17. Plaintiffs Carroll and Peterson devote their full time to their profession as leaders and never serve as sideman and their relationship with their clients, who are normally engaged in other businesses or professions than said plaintiffs, is transient in nature.

 18. In the course of their business, said plaintiffs, among other things, customarily do the following:

 (a) Organize their own bands (Cutler, 72; Carroll, 260; Peterson, 359-360);

 (b) Maintain their own offices where they employ steady and/or part-time employees (Cutler, 77-78; Peterson, 347, 360);

 (c) Acquire business as a result of their won contacts, reputations, and personal solicitations (Cutler, 78-79; Carroll, 261-262; Peterson, 360);

 (d) Engage in and pay for advertising (Cutler, 80-85, 87, 127-128, 261-261; Peterson, 360) and prominently display their names whereever their engagements are played, thus indicating that the orchestra is the Joseph Carroll Orchestra or the Charles Peterson Orchestra (Cutler, 116, 260, 347);

 (e) Negotiate and sign engagement contracts with purchasers of music (Cutler, 91; Carroll, 260-261; Peterson, 359);

 (f) Generally lead or conduct their own orchestras (Cutler, 77; Carroll, 260; Peterson, 359) and appoint subleaders to lead when they do not do so themselves (Cutler, 73; Carroll, 276; Peterson, 393);

 (g) Decide on how their orchestras are to render their pieces; choose the tempo and decide on the dynamics, tone coloring, volume and the type of syncopation, if any, which is to characterize the performances of their orchestras (Cutler, 117-118; Carroll, 269-270; Peterson, 359-360);

 (h) Decide, subject to union minimum requirements on the number (Cutler, 91, 95; Carroll, 264) and qualifications of sidemen who are to play in their orchestras (Cutler, 72, 91; Carroll, 262; Peterson, 359-360);

 (i) Call for rehearsals and train their orchestras if they deem it necessary (Cutler, 129, 130); Carroll, 275; Peterson, 359-360); and

 (j) Correct sidemen during a performance if necessary and otherwise discipline or discharge those who are unsatisfactory (Cutler, 121-122; Carroll, 273).

 19. There is no evidence that purchasers of music contributed, or had the ability to contribute, musical skill or direction which would give them genuine or effective control over the individual methods employed by Carroll and Peterson and their orchestras in rendering performances.

 20. Carroll and Peterson pay all expenses connected with the performances of their orchestras, including, among other things, subject to union minimums, sidemen's salaries (Cutler, 91-92; Carroll, 262-263); uniforms, if any, worn by their sidemen during engagements (Cutler, 11; Carroll, 270); mileage fees, cartage fees, food and lodging for their orchestras (Cutler, 111-115; Carroll, 265, 277); sheet music racks; and special arrangements of music to be played by their orchestras (Cutler, 119, 129-130; Carroll, 270).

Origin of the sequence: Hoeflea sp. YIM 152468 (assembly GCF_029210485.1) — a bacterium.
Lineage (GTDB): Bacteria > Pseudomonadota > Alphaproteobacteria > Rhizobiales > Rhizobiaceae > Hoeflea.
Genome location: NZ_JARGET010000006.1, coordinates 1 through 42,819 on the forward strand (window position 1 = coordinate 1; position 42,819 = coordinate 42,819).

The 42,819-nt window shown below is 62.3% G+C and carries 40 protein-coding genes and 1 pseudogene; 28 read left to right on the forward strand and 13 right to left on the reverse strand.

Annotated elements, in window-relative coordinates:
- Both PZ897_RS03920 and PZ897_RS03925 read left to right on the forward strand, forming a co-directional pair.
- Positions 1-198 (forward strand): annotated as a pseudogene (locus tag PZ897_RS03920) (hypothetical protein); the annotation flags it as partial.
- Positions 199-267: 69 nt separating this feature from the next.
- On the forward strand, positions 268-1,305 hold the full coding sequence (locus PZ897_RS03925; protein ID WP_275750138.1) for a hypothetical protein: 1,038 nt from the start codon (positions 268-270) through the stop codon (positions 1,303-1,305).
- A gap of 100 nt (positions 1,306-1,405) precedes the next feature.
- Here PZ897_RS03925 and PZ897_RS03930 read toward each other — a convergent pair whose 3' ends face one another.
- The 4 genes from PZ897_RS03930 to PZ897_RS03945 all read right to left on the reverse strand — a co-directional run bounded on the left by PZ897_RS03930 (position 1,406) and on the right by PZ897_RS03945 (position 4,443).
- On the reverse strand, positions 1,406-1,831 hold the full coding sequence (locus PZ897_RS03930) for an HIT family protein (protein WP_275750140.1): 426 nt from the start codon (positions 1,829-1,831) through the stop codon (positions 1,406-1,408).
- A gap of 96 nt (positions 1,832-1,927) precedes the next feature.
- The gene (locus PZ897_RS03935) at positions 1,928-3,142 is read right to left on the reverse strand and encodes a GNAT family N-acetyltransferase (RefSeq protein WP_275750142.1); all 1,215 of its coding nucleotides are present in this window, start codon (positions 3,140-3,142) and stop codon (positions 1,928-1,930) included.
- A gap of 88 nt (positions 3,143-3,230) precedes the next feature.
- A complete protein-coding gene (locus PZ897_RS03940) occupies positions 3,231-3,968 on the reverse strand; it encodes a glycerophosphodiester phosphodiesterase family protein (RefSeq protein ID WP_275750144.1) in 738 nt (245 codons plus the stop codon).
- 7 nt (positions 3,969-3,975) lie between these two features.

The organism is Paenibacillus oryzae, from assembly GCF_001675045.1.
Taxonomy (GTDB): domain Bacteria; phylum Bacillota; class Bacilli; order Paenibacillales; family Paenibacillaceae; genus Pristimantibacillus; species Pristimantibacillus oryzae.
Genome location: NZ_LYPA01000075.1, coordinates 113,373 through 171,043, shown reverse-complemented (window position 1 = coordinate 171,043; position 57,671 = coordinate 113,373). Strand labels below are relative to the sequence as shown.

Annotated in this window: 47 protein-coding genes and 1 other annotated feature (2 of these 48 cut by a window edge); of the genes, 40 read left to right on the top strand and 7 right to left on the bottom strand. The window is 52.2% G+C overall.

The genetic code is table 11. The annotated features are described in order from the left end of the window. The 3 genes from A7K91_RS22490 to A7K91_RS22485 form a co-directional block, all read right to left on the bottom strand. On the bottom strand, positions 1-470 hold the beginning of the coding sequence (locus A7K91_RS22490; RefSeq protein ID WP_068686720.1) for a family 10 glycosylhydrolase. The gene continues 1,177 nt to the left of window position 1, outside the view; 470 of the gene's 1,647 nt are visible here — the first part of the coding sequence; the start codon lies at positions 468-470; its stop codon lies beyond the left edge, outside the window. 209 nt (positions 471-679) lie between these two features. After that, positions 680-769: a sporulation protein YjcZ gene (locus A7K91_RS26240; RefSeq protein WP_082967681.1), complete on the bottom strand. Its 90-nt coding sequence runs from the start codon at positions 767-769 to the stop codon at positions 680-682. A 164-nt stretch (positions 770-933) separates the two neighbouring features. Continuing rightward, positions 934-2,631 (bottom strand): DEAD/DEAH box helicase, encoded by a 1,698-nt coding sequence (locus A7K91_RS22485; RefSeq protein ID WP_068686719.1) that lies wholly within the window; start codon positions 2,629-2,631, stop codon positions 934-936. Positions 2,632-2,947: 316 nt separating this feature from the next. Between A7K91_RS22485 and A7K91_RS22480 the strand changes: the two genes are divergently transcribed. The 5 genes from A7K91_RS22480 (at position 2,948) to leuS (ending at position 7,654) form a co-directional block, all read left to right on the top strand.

21. Said plaintiffs, in connection with the employment of their sidemen, withhold and pay over to the appropriate governmental agencies federal and state withholding taxes and social security. In addition, they pay workmen's compensation and disability insurance on behalf of their sidemen. These items are paid because, under the particular governmental regulations involved, orchestra leaders are regarded as 'employers' (Cutler, 125-126, 138; Carroll, 274).

 III. TRAVELING SURCHARGE

 22. Art. 15 of the By-Laws of the Federation provides a definition of 'Miscellaneous Out-of-Town Engagements,' which corresponds in duration with Local 802's definition of 'single engagements' (see Finding of Fact No. 9). (Compare Pl. Ex. 11, Art. 15, §§ 1 and 2, with Pl. Ex. 29, Art. X, p. 63)

 23. Federation members who perform a 'miscellaneous out-of town engagement' are paid, but do not actually receive, in addition to their wages, an amount equal to 10% Of the minimum wage established by the local in whose jurisdiction the engagement takes place. This additional amount is known as the 'Traveling Surcharge.' (Pl. Ex. 11. Art. 15; Art. 16, § 1A; Art. 17 § 1)

 24. The leader does not actually turn over the additional 10% To his sidemen because Federation By-Laws provide that the local in whose jurisdiction such engagement is performed must collect the Traveling Surcharge from the leader, who is a member of the Federation, and transmit such collection to the Federation. (Pl. Ex. 11, Art. 15, § 7) If the local fails to collect the surcharge from the leader, who is a member of the Federation, such leader must transmit the surcharge directly to the Federation. (Pl. Ex. 11, Art. 15, § 8)

 25. The provisions of Federation's By-Laws relating to the Traveling Surcharge are applicable without regard to whether the member of the Federation who pays, collects or transmits the Traveling Surcharge may for some purposes be deemed to be an employer or an employee. (Pl. Ex. 11, Art. 15, §§ 1-3)

 26. Defendants never obtain from any of the member sidemen involved any writing authorizing deduction of any part of the 10% Traveling Surcharge from their wages. (Pl. Ex. 53, pp. 67-68; Cutler, 153, 208; ...